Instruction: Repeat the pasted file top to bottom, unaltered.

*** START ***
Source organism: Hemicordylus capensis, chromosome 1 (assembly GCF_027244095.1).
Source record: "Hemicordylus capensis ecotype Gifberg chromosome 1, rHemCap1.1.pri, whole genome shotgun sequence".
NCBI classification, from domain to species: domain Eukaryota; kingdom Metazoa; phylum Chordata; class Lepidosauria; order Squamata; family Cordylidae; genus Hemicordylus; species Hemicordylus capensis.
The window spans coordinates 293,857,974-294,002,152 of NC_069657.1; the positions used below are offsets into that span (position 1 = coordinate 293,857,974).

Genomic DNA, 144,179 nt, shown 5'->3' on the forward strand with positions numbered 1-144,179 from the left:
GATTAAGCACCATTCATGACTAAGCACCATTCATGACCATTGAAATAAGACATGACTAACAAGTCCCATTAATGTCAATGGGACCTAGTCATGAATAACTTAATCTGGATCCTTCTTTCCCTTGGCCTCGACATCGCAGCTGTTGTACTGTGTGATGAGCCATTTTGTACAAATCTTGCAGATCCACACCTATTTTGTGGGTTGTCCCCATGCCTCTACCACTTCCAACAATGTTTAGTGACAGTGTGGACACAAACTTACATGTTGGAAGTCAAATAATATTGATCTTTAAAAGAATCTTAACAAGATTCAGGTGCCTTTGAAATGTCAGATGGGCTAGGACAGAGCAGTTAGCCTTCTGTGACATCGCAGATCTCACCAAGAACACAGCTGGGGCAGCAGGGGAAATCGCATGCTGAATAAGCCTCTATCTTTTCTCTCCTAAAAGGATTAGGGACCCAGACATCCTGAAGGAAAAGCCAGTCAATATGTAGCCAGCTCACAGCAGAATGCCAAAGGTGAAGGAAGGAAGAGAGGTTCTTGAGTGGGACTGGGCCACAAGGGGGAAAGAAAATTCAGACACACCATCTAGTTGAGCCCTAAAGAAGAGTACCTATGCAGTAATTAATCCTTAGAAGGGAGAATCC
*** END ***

Source organism: Hemicordylus capensis, chromosome 1 (assembly GCF_027244095.1).
Source record: "Hemicordylus capensis ecotype Gifberg chromosome 1, rHemCap1.1.pri, whole genome shotgun sequence".
NCBI classification, from domain to species: domain Eukaryota; kingdom Metazoa; phylum Chordata; class Lepidosauria; order Squamata; family Cordylidae; genus Hemicordylus; species Hemicordylus capensis.
The window spans coordinates 293,857,974-294,002,152 of NC_069657.1; the positions used below are offsets into that span (position 1 = coordinate 293,857,974).

Genomic DNA, 144,179 nt, shown 5'->3' on the forward strand with positions numbered 1-144,179 from the left:
GATTAAGCACCATTCATGACTAAGCACCATTCATGACCATTGAAATAAGACATGACTAACAAGTCCCATTAATGTCAATGGGACCTAGTCATGAATAACTTAATCTGGATCCTTCTTTCCCTTGGCCTCGACATCGCAGCTGTTGTACTGTGTGATGAGCCATTTTGTACAAATCTTGCAGATCCACACCTATTTTGTGGGTTGTCCCCATGCCTCTACCACTTCCAACAATGTTTAGTGACAGTGTGGACACAAACTTACATGTTGGAAGTCAAATAATATTGATCTTTAAAAGAATCTTAACAAGATTCAGGTGCCTTTGAAATGTCAGATGGGCTAGGACAGAGCAGTTAGCCTTCTGTGACATCGCAGATCTCACCAAGAACACAGCTGGGGCAGCAGGGGAAATCGCATGCTGAATAAGCCTCTATCTTTTCTCTCCTAAAAGGATTAGGGACCCAGACATCCTGAAGGAAAAGCCAGTCAATATGTAGCCAGCTCACAGCAGAATGCCAAAGGTGAAGGAAGGAAGAGAGGTTCTTGAGTGGGACTGGGCCACAAGGGGGAAAGAAAATTCAGACACACCATCTAGTTGAGCCCTAAAGAAGAGTACCTATGCAGTAATTAATCCTTAGAAGGGAGAATCC